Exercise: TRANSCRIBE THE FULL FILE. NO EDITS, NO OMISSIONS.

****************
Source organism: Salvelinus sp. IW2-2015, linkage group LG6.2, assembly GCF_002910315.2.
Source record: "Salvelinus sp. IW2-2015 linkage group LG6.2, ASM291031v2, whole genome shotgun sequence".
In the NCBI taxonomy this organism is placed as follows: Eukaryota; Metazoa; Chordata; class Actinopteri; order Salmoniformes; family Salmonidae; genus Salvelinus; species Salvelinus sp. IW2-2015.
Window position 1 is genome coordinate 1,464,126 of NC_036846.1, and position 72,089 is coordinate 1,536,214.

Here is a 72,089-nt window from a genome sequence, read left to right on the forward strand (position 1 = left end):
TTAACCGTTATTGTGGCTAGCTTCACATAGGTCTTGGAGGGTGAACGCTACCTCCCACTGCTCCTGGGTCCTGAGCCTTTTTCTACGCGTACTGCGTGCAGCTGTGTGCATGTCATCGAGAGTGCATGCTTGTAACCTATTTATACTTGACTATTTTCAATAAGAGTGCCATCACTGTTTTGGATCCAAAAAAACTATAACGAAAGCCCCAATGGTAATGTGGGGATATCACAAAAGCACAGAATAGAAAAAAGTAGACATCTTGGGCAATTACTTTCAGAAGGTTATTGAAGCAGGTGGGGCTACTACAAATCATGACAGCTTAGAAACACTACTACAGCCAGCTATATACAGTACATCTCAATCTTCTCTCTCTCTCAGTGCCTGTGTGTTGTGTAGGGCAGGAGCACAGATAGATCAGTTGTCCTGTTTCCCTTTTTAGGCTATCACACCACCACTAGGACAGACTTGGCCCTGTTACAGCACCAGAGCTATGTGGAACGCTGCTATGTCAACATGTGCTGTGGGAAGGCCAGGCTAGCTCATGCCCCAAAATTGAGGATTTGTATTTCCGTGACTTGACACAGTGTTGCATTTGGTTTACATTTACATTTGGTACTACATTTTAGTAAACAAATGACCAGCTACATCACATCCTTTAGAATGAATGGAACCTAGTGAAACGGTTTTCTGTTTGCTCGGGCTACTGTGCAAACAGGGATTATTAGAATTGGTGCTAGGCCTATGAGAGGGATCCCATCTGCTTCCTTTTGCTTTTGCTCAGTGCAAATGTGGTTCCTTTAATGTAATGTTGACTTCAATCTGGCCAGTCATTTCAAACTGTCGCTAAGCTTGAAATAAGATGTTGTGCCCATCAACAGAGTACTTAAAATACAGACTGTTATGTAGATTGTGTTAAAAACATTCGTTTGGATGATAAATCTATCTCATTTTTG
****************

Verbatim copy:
Source organism: Salvelinus sp. IW2-2015, linkage group LG6.2, assembly GCF_002910315.2.
Source record: "Salvelinus sp. IW2-2015 linkage group LG6.2, ASM291031v2, whole genome shotgun sequence".
In the NCBI taxonomy this organism is placed as follows: Eukaryota; Metazoa; Chordata; class Actinopteri; order Salmoniformes; family Salmonidae; genus Salvelinus; species Salvelinus sp. IW2-2015.
Window position 1 is genome coordinate 1,464,126 of NC_036846.1, and position 72,089 is coordinate 1,536,214.

Here is a 72,089-nt window from a genome sequence, read left to right on the forward strand (position 1 = left end):
TTAACCGTTATTGTGGCTAGCTTCACATAGGTCTTGGAGGGTGAACGCTACCTCCCACTGCTCCTGGGTCCTGAGCCTTTTTCTACGCGTACTGCGTGCAGCTGTGTGCATGTCATCGAGAGTGCATGCTTGTAACCTATTTATACTTGACTATTTTCAATAAGAGTGCCATCACTGTTTTGGATCCAAAAAAACTATAACGAAAGCCCCAATGGTAATGTGGGGATATCACAAAAGCACAGAATAGAAAAAAGTAGACATCTTGGGCAATTACTTTCAGAAGGTTATTGAAGCAGGTGGGGCTACTACAAATCATGACAGCTTAGAAACACTACTACAGCCAGCTATATACAGTACATCTCAATCTTCTCTCTCTCTCAGTGCCTGTGTGTTGTGTAGGGCAGGAGCACAGATAGATCAGTTGTCCTGTTTCCCTTTTTAGGCTATCACACCACCACTAGGACAGACTTGGCCCTGTTACAGCACCAGAGCTATGTGGAACGCTGCTATGTCAACATGTGCTGTGGGAAGGCCAGGCTAGCTCATGCCCCAAAATTGAGGATTTGTATTTCCGTGACTTGACACAGTGTTGCATTTGGTTTACATTTACATTTGGTACTACATTTTAGTAAACAAATGACCAGCTACATCACATCCTTTAGAATGAATGGAACCTAGTGAAACGGTTTTCTGTTTGCTCGGGCTACTGTGCAAACAGGGATTATTAGAATTGGTGCTAGGCCTATGAGAGGGATCCCATCTGCTTCCTTTTGCTTTTGCTCAGTGCAAATGTGGTTCCTTTAATGTAATGTTGACTTCAATCTGGCCAGTCATTTCAAACTGTCGCTAAGCTTGAAATAAGATGTTGTGCCCATCAACAGAGTACTTAAAATACAGACTGTTATGTAGATTGTGTTAAAAACATTCGTTTGGATGATAAATCTATCTCATTTTTG